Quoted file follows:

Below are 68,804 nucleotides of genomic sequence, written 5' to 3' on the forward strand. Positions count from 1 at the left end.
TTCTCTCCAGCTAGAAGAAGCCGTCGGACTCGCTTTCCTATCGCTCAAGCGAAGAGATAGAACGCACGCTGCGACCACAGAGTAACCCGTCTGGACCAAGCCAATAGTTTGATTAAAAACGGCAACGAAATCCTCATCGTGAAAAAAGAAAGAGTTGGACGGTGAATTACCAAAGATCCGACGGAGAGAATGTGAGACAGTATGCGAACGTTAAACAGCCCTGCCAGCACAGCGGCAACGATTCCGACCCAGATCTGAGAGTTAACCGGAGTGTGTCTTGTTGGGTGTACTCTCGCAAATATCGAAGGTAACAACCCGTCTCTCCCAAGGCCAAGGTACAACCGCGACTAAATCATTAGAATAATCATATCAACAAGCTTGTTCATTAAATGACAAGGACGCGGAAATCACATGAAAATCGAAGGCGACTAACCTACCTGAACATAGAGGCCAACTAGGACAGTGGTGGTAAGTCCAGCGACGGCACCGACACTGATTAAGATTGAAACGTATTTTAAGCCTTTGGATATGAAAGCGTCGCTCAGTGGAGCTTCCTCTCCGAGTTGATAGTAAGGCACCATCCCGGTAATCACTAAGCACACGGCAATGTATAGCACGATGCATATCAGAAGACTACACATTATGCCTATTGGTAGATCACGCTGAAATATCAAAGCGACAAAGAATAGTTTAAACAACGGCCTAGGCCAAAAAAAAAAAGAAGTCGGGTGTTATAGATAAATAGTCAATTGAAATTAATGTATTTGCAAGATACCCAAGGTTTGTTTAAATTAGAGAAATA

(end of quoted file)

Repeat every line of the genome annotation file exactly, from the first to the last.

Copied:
Below are 68,804 nucleotides of genomic sequence, written 5' to 3' on the forward strand. Positions count from 1 at the left end.
TTCTCTCCAGCTAGAAGAAGCCGTCGGACTCGCTTTCCTATCGCTCAAGCGAAGAGATAGAACGCACGCTGCGACCACAGAGTAACCCGTCTGGACCAAGCCAATAGTTTGATTAAAAACGGCAACGAAATCCTCATCGTGAAAAAAGAAAGAGTTGGACGGTGAATTACCAAAGATCCGACGGAGAGAATGTGAGACAGTATGCGAACGTTAAACAGCCCTGCCAGCACAGCGGCAACGATTCCGACCCAGATCTGAGAGTTAACCGGAGTGTGTCTTGTTGGGTGTACTCTCGCAAATATCGAAGGTAACAACCCGTCTCTCCCAAGGCCAAGGTACAACCGCGACTAAATCATTAGAATAATCATATCAACAAGCTTGTTCATTAAATGACAAGGACGCGGAAATCACATGAAAATCGAAGGCGACTAACCTACCTGAACATAGAGGCCAACTAGGACAGTGGTGGTAAGTCCAGCGACGGCACCGACACTGATTAAGATTGAAACGTATTTTAAGCCTTTGGATATGAAAGCGTCGCTCAGTGGAGCTTCCTCTCCGAGTTGATAGTAAGGCACCATCCCGGTAATCACTAAGCACACGGCAATGTATAGCACGATGCATATCAGAAGACTACACATTATGCCTATTGGTAGATCACGCTGAAATATCAAAGCGACAAAGAATAGTTTAAACAACGGCCTAGGCCAAAAAAAAAAAGAAGTCGGGTGTTATAGATAAATAGTCAATTGAAATTAATGTATTTGCAAGATACCCAAGGTTTGTTTAAATTAGAGAAATA